Chapter 15: Seven Last Plagues
Narrated By: Daniel Sorenson
Book: The Days of Vengeance: An Exposition of The Book of Revelation
Subscribe to the AudiobookiTunes Google Spotify RSS Feed
The Song of Victory (15:1-4J
- And I saw another sign in heaven, great and marvelous, seven angels who had seven plagues, which are the last, because in them the wrath of God is finished.
- And I saw, as it were, a Sea of glass mixed with fire, and those who had come off victorious from the Beast and from his image and from the number of his name, standing on the Sea of glass, holding harps of God.
- And they sing the song of Moses the bond-servant of God and the song of the Lamb, saying:
Great and marvelous are Thy works, O Lord God, the Almighty; Righteous and true are Thy ways, Thou King of the nations.
- Who will not fear Thee, O Lord, and glorify Thy name?
For Thou alone art holy;
For all the nations will come and worship before Thee,
For Thy righteous acts have been revealed.
1 St. John now tells us of another sign in heaven, great and marvelous. Twice before he has shown us a great sign in heaven: the Woman clothed with the sun (12:1), and the great red Dragon (12:3). As Farrer says, it is “as though everything in 12-14 had been the working out of that mighty conflict, and the next act were now to begin.” This new sign initiates the climax of the book: seven plagues, which are the last, because in them the wrath of God is finished. There is no reason to assume that these must be the “last” plagues in an ultimate, absolute, and universal sense; rather, in terms of the specifically limited purpose and scope of the Book of Revelation, they comprise the final outpouring of God’s wrath, His great cosmic Judgment against Jerusalem, abolishing the Old Covenant world-order once and for all. Like that of the Trumpets, this series of judgments is to be performed by seven angels (as we shall see in the following chapter, there are several parallels between the proclamations sounded by the Trumpets and the libations poured from the Chalices). This opening statement is more or less the superscription to the rest of the book, and is explained in the following verses.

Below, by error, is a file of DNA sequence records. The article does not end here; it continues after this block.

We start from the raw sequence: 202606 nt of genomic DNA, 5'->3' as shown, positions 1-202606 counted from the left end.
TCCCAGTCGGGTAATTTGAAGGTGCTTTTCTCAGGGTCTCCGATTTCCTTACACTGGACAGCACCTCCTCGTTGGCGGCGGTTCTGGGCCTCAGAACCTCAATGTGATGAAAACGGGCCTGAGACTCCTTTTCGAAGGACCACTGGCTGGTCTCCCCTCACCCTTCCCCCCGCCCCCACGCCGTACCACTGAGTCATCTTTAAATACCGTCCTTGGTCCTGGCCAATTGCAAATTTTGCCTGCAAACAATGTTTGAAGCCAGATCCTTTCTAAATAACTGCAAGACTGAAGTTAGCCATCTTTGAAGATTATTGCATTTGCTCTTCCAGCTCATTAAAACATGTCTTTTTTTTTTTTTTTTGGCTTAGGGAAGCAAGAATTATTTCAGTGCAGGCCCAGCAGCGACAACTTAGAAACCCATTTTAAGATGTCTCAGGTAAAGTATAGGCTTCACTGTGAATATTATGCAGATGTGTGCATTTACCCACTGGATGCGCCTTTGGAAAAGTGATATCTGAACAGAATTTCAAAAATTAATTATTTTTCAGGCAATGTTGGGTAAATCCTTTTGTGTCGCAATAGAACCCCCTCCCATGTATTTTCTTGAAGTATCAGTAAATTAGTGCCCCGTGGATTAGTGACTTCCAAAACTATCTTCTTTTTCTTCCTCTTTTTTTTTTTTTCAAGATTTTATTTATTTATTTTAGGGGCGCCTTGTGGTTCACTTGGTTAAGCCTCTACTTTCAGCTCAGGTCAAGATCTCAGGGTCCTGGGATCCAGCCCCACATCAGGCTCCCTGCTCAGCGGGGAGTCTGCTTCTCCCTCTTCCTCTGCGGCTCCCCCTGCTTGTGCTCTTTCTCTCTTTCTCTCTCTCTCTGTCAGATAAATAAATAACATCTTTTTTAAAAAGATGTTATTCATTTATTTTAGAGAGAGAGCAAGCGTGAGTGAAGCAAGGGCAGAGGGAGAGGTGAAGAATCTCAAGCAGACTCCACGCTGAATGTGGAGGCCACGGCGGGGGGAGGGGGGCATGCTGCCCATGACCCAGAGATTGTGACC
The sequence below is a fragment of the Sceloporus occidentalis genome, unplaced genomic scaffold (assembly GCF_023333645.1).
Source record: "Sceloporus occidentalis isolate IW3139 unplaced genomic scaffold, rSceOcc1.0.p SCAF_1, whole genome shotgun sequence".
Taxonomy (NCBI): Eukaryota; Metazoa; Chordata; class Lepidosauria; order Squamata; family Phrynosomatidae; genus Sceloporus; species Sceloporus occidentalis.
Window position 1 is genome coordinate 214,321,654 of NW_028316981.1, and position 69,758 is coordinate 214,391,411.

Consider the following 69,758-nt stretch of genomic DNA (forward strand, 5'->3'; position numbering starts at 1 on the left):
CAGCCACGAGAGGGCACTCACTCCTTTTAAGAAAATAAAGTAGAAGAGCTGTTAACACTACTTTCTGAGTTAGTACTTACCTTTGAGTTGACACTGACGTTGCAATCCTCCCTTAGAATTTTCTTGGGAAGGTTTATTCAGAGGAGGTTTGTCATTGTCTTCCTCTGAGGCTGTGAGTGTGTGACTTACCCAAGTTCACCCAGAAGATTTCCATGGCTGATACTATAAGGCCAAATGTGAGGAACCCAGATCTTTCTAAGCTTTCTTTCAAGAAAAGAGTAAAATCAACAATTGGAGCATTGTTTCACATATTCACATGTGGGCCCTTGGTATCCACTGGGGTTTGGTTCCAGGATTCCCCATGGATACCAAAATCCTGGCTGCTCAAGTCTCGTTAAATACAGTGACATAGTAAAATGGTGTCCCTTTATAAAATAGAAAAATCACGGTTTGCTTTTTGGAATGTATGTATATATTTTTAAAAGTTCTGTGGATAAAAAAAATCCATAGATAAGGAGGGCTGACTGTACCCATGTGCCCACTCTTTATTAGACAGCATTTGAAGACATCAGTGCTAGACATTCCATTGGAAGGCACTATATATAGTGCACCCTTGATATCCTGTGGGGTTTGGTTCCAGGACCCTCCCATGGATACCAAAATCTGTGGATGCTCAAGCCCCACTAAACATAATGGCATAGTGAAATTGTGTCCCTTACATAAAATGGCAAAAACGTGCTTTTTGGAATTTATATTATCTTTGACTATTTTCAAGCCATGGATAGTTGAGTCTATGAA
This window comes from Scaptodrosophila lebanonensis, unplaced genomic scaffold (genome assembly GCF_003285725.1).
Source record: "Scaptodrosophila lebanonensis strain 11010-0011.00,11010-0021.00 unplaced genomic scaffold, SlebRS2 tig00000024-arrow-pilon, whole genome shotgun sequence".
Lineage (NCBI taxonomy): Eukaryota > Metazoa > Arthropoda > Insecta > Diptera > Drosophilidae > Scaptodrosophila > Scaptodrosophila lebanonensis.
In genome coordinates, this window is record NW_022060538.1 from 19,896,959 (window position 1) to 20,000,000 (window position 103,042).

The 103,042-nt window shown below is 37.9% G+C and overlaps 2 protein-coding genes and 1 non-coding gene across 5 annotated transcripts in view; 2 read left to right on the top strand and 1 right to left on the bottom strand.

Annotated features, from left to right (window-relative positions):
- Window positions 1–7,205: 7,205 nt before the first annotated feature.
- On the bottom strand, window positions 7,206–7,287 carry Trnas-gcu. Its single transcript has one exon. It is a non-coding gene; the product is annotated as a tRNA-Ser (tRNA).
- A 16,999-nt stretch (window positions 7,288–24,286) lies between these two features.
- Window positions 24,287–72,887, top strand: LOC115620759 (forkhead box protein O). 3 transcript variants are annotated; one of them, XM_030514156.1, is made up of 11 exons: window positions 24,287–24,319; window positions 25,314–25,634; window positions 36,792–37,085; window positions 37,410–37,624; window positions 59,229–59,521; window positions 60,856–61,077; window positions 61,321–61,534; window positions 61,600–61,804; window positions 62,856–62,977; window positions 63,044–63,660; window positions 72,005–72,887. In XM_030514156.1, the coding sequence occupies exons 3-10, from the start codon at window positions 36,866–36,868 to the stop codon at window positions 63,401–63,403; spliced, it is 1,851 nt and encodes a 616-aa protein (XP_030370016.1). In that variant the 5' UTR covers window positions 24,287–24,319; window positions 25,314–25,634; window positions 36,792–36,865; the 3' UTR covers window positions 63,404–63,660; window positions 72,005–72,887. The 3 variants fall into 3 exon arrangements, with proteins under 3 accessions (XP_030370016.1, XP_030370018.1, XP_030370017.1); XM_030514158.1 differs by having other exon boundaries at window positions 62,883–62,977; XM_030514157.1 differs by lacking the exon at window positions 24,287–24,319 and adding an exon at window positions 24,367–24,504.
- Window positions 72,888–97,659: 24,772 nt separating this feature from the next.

2 The vision begins: St. John sees, as it were, a Sea of glass, the crystal Sea before God’s Throne (4:6), corresponding to the sapphire “pavement” seen by Moses on the Holy Mountain (Ex. 24:10), the blue crystal “firmament” through which Ezekiel passed in his ascension in the Glory-Cloud (Ezek. 1:26), and the brazen Sea (the Laver) in the Temple (1 Kings 7:23-26). In this vision, however, the Sea is no longer blue, but red: The glass is mixed with fire. The imagery ties this vision to the last scene in Chapter 14, that of the great river of blood running the whole length of the Land, a truly Red Sea, through which the righteous have been delivered, but in which their enemies were destroyed. Now St. John pictures the saints rejoicing at the water’s edge like Moses and the Israelites after the original Red Sea crossing (Ex. 14:30-31; 15:1-21), victorious over the monster from the deep; literally, they are those overcoming or the conquerors, “for it is the abiding character of ‘conqueror’ on which emphasis is laid, and not the fact of conquest.” The description of their conquest is threefold: They have come off victorious from the Beast and from his image and from the number of his name.